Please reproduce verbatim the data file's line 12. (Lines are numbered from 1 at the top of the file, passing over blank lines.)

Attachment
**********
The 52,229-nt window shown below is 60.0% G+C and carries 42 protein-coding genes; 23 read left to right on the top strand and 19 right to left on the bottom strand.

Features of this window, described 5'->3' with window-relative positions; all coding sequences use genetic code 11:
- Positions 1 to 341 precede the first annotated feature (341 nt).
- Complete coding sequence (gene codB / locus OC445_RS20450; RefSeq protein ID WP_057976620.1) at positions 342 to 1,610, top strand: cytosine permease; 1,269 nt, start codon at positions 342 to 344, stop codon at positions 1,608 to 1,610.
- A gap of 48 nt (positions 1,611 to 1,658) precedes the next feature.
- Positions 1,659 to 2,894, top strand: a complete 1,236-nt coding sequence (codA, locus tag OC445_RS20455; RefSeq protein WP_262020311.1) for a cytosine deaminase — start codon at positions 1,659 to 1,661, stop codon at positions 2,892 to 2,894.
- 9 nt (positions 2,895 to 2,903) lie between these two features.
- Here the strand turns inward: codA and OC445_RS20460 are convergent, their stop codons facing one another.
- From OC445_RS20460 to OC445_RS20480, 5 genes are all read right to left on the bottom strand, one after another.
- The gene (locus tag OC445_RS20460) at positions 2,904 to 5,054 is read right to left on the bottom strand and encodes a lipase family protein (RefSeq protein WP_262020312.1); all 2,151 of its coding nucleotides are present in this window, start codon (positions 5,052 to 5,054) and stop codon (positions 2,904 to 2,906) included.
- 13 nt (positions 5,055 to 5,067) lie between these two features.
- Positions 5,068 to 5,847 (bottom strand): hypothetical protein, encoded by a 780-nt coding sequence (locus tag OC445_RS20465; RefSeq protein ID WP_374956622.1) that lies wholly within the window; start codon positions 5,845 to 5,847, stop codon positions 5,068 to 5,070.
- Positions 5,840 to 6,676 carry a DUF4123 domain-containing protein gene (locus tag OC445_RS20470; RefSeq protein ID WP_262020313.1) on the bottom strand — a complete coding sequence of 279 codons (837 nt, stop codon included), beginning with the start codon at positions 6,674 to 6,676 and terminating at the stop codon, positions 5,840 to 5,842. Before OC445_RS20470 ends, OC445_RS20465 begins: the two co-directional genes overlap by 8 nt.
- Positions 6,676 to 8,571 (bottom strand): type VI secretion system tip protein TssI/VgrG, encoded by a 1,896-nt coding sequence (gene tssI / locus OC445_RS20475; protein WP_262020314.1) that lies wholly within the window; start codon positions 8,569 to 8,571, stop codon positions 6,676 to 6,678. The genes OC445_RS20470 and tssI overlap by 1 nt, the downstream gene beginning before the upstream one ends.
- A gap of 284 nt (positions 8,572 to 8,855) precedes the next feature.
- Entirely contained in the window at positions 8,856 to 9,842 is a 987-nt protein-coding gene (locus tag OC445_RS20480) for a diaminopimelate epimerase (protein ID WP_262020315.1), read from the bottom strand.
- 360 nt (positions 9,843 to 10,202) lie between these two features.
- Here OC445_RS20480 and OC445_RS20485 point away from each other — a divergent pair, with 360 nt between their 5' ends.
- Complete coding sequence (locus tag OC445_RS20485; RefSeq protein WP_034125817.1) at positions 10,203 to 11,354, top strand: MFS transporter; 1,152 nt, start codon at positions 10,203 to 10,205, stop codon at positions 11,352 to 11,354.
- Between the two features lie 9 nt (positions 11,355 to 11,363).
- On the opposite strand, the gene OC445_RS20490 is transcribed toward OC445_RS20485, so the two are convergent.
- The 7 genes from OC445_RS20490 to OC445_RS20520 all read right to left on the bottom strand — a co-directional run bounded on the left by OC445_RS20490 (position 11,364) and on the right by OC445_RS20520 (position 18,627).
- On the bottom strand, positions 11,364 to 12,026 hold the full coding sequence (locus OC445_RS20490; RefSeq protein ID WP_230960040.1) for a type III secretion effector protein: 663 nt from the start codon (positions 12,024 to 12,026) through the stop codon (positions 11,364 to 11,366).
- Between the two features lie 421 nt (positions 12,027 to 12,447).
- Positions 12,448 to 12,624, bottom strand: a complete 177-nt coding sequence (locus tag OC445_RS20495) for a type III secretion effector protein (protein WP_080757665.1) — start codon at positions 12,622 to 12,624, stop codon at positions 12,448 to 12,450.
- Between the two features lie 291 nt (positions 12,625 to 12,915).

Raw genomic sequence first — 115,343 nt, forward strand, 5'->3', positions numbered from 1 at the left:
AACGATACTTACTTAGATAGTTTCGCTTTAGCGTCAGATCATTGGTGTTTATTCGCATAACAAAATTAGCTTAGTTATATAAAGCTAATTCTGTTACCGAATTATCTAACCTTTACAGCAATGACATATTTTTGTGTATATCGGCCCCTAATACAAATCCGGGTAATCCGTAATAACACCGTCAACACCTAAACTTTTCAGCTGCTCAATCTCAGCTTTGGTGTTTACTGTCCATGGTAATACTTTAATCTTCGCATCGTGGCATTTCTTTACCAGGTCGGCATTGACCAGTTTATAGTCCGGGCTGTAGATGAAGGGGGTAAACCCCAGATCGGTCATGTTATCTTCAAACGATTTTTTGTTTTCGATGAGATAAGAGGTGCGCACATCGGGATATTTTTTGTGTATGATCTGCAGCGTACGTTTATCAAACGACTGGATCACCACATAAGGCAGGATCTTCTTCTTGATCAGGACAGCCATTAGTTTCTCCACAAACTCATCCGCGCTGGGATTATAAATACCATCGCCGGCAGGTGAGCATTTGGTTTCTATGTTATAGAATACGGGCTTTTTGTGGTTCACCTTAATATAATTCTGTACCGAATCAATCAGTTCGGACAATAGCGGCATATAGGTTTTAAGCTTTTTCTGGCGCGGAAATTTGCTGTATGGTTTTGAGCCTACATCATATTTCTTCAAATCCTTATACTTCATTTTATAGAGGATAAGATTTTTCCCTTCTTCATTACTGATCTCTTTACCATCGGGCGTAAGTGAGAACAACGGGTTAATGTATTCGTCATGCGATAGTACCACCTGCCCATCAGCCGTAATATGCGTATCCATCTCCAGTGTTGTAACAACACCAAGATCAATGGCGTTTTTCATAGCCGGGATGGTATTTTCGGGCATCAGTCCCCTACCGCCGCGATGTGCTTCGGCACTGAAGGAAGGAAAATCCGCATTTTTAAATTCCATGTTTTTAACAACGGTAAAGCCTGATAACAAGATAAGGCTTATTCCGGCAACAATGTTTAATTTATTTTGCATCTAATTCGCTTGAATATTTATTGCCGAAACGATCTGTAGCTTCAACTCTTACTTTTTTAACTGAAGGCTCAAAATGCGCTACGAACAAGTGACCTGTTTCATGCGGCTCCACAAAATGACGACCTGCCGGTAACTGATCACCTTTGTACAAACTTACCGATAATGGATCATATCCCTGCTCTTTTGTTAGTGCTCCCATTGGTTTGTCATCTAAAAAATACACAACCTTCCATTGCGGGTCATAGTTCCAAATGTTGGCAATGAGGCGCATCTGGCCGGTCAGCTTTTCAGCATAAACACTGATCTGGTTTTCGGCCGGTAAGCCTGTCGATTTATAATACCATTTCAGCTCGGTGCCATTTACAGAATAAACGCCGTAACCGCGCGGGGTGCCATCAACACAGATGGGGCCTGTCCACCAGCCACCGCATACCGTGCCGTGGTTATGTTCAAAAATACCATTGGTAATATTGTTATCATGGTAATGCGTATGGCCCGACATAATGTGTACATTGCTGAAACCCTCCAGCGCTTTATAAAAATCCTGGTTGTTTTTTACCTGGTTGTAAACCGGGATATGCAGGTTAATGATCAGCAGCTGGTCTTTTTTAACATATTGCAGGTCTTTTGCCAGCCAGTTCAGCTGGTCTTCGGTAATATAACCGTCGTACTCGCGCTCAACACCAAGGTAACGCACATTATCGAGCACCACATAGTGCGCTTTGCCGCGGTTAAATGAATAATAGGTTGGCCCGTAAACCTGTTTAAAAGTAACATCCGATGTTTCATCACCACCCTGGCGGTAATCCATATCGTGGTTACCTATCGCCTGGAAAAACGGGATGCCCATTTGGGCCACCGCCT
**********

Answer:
- Positions 5,068 to 5,847 (bottom strand): hypothetical protein, encoded by a 780-nt coding sequence (locus tag OC445_RS20465; RefSeq protein ID WP_374956622.1) that lies wholly within the window; start codon positions 5,845 to 5,847, stop codon positions 5,068 to 5,070.